Quitting Smoking – One Second At A Time…

‚ÄčAt this present moment in time, I’ve been a non-smoker for 32 days, 8 hours, 53 minutes and 42 seconds. 

I have this precise information thanks to an app on my phone which also gives me tips and facts that are designed to swerve me away from cigarettes and serve as a fillip when my spirits are flagging.

I have the latest in ‘vaping’ equipment which allows me to replace the deliciously noxious fog from a cigarette with a vapour that tastes of apple pie and custard. I have also purchased other flavours such as jam doughnut, strawberries and cream and plain old tobacco.

Yet, with all of these aids to help me ignore the cravings that beset my waking hours – I could still rip my own arm off for a crafty fag. I have felt every agonising second of those 32 days, 8 hours, 58 minutes and 54 seconds, 56 seconds, 58 seconds…..

When you speak to non-smokers – the ones who have sensibly never danced with the demon weed – they find it hard to grasp the strength of hold that nicotine has on you. They think that dropping this filthy habit is akin to stopping biting your nails. It may even be easier in their eyes as after all – why would you want to continue to smoke when it is slowly simmering your innards in a deadly cocktail of cancer, carcinogens and tar? 

Not only that, but the sheer lunacy of paying over ¬£200 a month for the ‘pleasure?’ How can you continue to smoke in the face of all these damning facts?

These innocent morons have a point. I was technically paying to kill myself, I get that. I know that I smelled like the inside of a tramps pocket (minus the wee) and that my teeth now resemble the faded yellow that is entitled “honey sunrise” on the colour chart in Homebase.

It doesn’t dampen my minds desperate memories though. It doesn’t quench the wanting in my mouth and chest that miss being cloaked in misery. So what if I can run up the stairs now without looking like a cherry tomato? I care not for the liberated tastebuds and the fact that my expensive aftershave is now not overpowered by the smell of the dead.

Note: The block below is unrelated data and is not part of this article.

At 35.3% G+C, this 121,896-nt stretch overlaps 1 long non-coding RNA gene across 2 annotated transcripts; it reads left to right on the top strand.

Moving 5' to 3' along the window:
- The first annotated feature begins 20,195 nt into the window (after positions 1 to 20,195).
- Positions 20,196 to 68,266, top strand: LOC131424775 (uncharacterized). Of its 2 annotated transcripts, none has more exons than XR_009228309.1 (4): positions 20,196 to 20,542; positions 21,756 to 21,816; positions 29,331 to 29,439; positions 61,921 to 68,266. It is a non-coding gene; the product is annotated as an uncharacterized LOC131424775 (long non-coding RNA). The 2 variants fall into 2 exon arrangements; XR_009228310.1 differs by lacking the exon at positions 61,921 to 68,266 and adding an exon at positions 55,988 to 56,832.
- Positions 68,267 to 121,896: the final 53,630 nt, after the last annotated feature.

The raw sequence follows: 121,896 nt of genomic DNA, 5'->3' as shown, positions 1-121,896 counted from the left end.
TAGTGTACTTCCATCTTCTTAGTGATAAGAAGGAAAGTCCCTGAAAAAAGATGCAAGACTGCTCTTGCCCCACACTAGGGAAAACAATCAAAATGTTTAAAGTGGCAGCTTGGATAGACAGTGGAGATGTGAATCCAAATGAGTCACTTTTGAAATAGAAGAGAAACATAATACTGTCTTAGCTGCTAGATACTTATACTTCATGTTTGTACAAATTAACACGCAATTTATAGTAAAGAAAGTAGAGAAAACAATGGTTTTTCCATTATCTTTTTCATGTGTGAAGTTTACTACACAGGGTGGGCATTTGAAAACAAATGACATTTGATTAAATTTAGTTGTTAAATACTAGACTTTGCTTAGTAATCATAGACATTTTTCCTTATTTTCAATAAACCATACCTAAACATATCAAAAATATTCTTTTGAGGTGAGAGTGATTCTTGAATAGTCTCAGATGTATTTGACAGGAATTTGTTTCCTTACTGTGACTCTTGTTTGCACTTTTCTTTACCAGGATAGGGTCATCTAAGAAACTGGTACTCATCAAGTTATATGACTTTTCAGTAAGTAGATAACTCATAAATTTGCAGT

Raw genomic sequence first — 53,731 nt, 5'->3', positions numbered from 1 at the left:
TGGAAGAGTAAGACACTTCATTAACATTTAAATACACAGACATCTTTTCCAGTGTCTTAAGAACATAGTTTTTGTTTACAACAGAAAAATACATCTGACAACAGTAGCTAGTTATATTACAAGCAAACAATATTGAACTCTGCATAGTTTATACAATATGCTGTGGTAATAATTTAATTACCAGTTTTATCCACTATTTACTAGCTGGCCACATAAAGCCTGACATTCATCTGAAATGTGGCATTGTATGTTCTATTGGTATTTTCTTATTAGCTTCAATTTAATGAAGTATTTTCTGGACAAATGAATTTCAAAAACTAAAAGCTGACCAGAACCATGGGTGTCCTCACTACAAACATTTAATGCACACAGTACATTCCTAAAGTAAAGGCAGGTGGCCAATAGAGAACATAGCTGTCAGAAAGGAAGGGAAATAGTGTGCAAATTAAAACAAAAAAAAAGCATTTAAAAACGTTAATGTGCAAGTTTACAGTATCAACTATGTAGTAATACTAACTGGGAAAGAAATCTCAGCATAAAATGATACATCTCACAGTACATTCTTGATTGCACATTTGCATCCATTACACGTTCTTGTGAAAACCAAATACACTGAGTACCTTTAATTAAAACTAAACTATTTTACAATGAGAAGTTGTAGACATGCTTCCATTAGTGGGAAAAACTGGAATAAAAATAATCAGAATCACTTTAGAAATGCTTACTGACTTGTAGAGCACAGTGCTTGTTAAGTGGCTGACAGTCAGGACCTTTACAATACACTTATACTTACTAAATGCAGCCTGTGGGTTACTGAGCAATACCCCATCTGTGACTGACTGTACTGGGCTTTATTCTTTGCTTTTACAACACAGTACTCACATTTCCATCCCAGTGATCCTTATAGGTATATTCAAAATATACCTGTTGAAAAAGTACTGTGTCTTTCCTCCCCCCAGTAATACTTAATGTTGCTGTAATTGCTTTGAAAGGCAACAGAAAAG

I STILL want a fucking cigarette.

Let’s be honest with ourselves here. Smoking was, and always will be, cool. I may not be down with the most modern set of youth vernacular, but smoking is hip, it’s funky, it’s what the cool kids do.

Isn’t it? I know I may be out of the loop, but the Fonz did it, and so did all of the tired old detectives in the ’80’s crime flicks that always resulted in the criminal getting put away or dying? 

Seeing the change in climate towards smokers in the last ten years is startling really – and it has seen opinions on smokers swing contrastingly to where they were before the smoking ban.

The biggest change however, is whenever you walk past a pub. Ah, the quintessential british public house. Offering you a warm place to rest your weary limbs, purchase the finest of alcoholic beverages, and your lungs an opportunity to fry via second hand smoke.

Now, the second hand smoke is still synonymous with pubs across the land – but you will find it gathering sadly outside – much like the sad, hunched-shoulder mob, who gamely soldier on chowing down on their cancer sticks in the driving rain.

Seeing these glum faces huddling around the door of the pub as their mates enjoy themselves in the warmth has probably been the biggest push I’ve had towards quitting smoking.

It isn’t cool anymore to smoke. It’s quite stupid really. 

Not because it fritters away your hard-earned cash or because you were beginning to age so rapidly that you looked like Bruce Forsyth’s older cousin – but because whilst your mates are enjoying those nights that last long in the memory with great company and great conversation – you would have been shuddering in the cold with a fag in your mouth. 

As a smoker, you only enjoy about five or six cigarettes through the course of a day. If I can remember the morose look on the faces of the men and women who were in the gaggle of cigarette-lovers outside of the pub in the cold when I get that familiar pang – I think I can kick the habit for good.

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